FFP2 protective masks have no or few effects on bodily metrics such as heart rate, blood oxygen saturation, or heart rate variability, including during physical activity. But what about their impact on mental performance? A team from Technische Universität Berlin investigated this in a controlled experiment with 44 randomly selected participants. It determined that test subjects were equally able to manage a stressful situation completing mental math problems whether wearing a mask or not. All measured vitals also remained the same. In addition, participants indicated that their mental stress remained unchanged when wearing a mask. The results of the study have been published in Nature Scientific Reports.
FFP2 masks effectively prevent Sars-CoV-2 infection. This new use of masks, which were originally designed for occupational health protection, has led to many studies investigating their potential impact on the human body . "If you look at the major reviews that have evaluated a large number of studies, the picture is clear. In fact, wearing masks even under physical stress leaves vital signs virtually unchanged," says Robert Spang of the Quality and Usability Lab at TU Berlin and first author of the paper. “However, particularly indoors, such as in offices or schools, where the risk of transmission through aerosols is especially high, most individuals perform mental, not physical tasks.”
In order to bridge this knowledge gap about working conditions when wearing FFP2 masks, Robert Spang and his co-author Kerstin Pieper drew on their experiences in the Quality and Usability Lab, which has researched human-machine interactions for nearly 15 years. "For example, we are very familiar with how to place people under stress," explains Pieper. In order to produce mental stress, subjects had to complete numerous arithmetic equations (addition, subtraction, multiplication, or division) with integers up to 200 and enter the solution on a smartphone. "We also had a program running in the background which estimated how much time each test subject would require for the next problem based on the previous one." The estimated time was then set as the time limit and displayed as a shrinking progress bar. "Every participant was pushed to their personal performance limit as much as possible."
Significant consideration and preparation went into designing the study to achieve the most meaningful results. "We applied a statistical procedure which could directly evaluate our hypothesis that cognitive performance remains unaffected," says Pieper. "This is different than simply demonstrating that a change is not statistically verifiable." Prior to their experiment, the researchers calculated the criteria necessary to be statistically significant and published these on an independent research platform online. "This procedure, which is not yet established in research, ensures that researchers cannot amend data and findings to their benefit," emphasizes Pieper. The scientists also used statistical methods to determine the number of test subjects needed to make reliable conclusions before the experiment.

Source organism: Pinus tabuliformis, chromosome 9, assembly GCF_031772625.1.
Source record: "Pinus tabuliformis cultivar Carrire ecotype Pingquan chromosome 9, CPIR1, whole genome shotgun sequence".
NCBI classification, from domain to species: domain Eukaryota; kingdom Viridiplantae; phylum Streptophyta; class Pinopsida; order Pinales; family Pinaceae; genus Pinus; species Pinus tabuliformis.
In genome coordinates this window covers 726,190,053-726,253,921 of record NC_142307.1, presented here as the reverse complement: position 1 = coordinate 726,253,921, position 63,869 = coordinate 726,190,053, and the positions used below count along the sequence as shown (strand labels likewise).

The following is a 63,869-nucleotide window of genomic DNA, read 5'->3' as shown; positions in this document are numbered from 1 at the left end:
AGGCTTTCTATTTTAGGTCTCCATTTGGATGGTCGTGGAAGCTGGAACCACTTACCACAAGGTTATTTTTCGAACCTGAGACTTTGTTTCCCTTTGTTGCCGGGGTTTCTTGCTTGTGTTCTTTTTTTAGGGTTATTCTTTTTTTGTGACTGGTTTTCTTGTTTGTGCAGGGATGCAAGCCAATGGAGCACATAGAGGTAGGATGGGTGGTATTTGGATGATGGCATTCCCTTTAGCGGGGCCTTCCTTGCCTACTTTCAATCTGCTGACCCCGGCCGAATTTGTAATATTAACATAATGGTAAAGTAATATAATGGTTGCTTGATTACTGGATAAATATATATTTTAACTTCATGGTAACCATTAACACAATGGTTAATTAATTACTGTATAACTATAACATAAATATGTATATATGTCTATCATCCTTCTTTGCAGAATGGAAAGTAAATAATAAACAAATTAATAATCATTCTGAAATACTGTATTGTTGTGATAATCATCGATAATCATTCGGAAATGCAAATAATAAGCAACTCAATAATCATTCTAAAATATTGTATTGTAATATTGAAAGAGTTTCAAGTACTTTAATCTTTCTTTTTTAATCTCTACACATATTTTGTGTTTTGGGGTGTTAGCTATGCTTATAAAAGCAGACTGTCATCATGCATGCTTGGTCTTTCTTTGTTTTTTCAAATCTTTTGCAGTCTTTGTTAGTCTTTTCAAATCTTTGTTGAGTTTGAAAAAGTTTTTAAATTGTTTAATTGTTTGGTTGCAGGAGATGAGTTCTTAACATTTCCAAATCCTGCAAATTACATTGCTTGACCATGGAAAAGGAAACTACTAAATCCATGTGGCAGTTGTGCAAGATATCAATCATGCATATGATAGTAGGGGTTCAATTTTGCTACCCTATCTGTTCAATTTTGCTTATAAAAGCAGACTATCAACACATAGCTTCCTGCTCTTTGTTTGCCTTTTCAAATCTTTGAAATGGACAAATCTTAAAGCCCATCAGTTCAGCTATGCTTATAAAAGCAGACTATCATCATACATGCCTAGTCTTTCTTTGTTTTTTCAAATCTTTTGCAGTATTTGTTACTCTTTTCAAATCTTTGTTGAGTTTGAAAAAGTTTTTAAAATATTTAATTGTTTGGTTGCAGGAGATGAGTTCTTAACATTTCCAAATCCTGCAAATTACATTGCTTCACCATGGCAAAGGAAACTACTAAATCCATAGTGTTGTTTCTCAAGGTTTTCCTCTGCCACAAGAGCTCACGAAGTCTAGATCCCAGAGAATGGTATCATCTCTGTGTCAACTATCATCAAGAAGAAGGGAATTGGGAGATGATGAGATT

For the study, 44 male and female subjects were randomly selected from 3,500 volunteers in a test person database at TU Berlin. Comparisons of their math results when wearing a mask or not showed that the mask had no impact on subjects' abilities. The vitals measured during the mental exercise – blood oxygen saturation, heart rate, and heart rate variability, that is how the time between heartbeats changes on average – also remained unchanged. A change to a lower variability would have been an indicator of ongoing stress. Participants were also asked to subjectively assess their mental stress using a questionnaire developed by NASA. These results also did not show a difference between the math problems completed with and without a mask.
"From our other experiments on human-machine interaction, we know that a 5-minute time frame is adequate to observe physical and mental reactions to external stimuli," explains Spang. To be sure, participants were even tested with the math problems for fifteen minutes each, once without a mask and once with a mask, and only the results of the last five minutes of these stress phases were evaluated. According to Spang, however, it is important not to conflate the results of the study with subjective perceptions of physical changes. "Other studies demonstrate, for example, that our breathing rhythm changes when we have an additional air space in front of our mouth and nose," he explains. "Due to the buildup of warm air, you may feel as well that you have an increased temperature." Such perceptions however do not impact the actual values of lung function or body temperature.
 Large overview study on the effects on vitals, including during physical activity: https://www.atsjournals.org/doi/10.1513/AnnalsATS.202008-990CME
Link to study by Robert Spang and Kerstin Pieper on the effects of wearing a mask under mental stress: https://www.nature.com/articles/s41598-021-99100-7